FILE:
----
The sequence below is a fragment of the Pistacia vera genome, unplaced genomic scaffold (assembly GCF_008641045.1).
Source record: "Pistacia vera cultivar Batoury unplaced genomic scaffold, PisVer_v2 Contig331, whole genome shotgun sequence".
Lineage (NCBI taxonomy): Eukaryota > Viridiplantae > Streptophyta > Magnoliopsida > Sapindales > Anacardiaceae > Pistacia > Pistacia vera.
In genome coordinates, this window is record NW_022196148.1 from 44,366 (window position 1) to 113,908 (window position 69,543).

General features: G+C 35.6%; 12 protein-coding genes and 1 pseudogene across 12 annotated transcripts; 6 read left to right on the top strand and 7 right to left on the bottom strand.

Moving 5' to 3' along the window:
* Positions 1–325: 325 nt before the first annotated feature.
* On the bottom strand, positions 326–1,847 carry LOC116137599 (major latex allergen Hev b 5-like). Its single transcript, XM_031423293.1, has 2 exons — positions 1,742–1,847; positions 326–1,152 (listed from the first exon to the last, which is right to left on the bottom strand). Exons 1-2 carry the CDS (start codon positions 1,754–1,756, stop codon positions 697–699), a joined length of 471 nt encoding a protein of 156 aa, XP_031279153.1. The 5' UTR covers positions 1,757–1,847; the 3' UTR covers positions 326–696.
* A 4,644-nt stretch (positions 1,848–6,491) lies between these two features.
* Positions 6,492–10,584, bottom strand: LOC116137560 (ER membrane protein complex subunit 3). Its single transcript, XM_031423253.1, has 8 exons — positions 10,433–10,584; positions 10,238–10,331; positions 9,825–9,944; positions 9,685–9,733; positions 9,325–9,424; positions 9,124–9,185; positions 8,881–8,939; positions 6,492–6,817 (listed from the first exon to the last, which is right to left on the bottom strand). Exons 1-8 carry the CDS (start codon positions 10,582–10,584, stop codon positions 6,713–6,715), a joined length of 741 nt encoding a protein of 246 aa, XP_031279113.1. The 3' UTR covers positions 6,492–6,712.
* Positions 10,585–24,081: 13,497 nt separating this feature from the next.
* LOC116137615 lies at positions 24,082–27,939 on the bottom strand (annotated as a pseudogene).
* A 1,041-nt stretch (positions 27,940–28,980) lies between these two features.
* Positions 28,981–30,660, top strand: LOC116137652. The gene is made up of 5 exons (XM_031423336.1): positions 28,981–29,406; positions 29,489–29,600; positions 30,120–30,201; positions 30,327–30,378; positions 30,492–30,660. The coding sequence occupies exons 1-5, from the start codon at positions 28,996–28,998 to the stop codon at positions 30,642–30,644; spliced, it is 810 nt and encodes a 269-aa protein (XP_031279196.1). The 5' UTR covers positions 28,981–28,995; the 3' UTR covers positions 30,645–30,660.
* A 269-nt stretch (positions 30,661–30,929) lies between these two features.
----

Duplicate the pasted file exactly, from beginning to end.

The sequence below is a fragment of the Pistacia vera genome, unplaced genomic scaffold (assembly GCF_008641045.1).
Source record: "Pistacia vera cultivar Batoury unplaced genomic scaffold, PisVer_v2 Contig331, whole genome shotgun sequence".
Lineage (NCBI taxonomy): Eukaryota > Viridiplantae > Streptophyta > Magnoliopsida > Sapindales > Anacardiaceae > Pistacia > Pistacia vera.
In genome coordinates, this window is record NW_022196148.1 from 44,366 (window position 1) to 113,908 (window position 69,543).

General features: G+C 35.6%; 12 protein-coding genes and 1 pseudogene across 12 annotated transcripts; 6 read left to right on the top strand and 7 right to left on the bottom strand.

Moving 5' to 3' along the window:
* Positions 1–325: 325 nt before the first annotated feature.
* On the bottom strand, positions 326–1,847 carry LOC116137599 (major latex allergen Hev b 5-like). Its single transcript, XM_031423293.1, has 2 exons — positions 1,742–1,847; positions 326–1,152 (listed from the first exon to the last, which is right to left on the bottom strand). Exons 1-2 carry the CDS (start codon positions 1,754–1,756, stop codon positions 697–699), a joined length of 471 nt encoding a protein of 156 aa, XP_031279153.1. The 5' UTR covers positions 1,757–1,847; the 3' UTR covers positions 326–696.
* A 4,644-nt stretch (positions 1,848–6,491) lies between these two features.
* Positions 6,492–10,584, bottom strand: LOC116137560 (ER membrane protein complex subunit 3). Its single transcript, XM_031423253.1, has 8 exons — positions 10,433–10,584; positions 10,238–10,331; positions 9,825–9,944; positions 9,685–9,733; positions 9,325–9,424; positions 9,124–9,185; positions 8,881–8,939; positions 6,492–6,817 (listed from the first exon to the last, which is right to left on the bottom strand). Exons 1-8 carry the CDS (start codon positions 10,582–10,584, stop codon positions 6,713–6,715), a joined length of 741 nt encoding a protein of 246 aa, XP_031279113.1. The 3' UTR covers positions 6,492–6,712.
* Positions 10,585–24,081: 13,497 nt separating this feature from the next.
* LOC116137615 lies at positions 24,082–27,939 on the bottom strand (annotated as a pseudogene).
* A 1,041-nt stretch (positions 27,940–28,980) lies between these two features.
* Positions 28,981–30,660, top strand: LOC116137652. The gene is made up of 5 exons (XM_031423336.1): positions 28,981–29,406; positions 29,489–29,600; positions 30,120–30,201; positions 30,327–30,378; positions 30,492–30,660. The coding sequence occupies exons 1-5, from the start codon at positions 28,996–28,998 to the stop codon at positions 30,642–30,644; spliced, it is 810 nt and encodes a 269-aa protein (XP_031279196.1). The 5' UTR covers positions 28,981–28,995; the 3' UTR covers positions 30,645–30,660.
* A 269-nt stretch (positions 30,661–30,929) lies between these two features.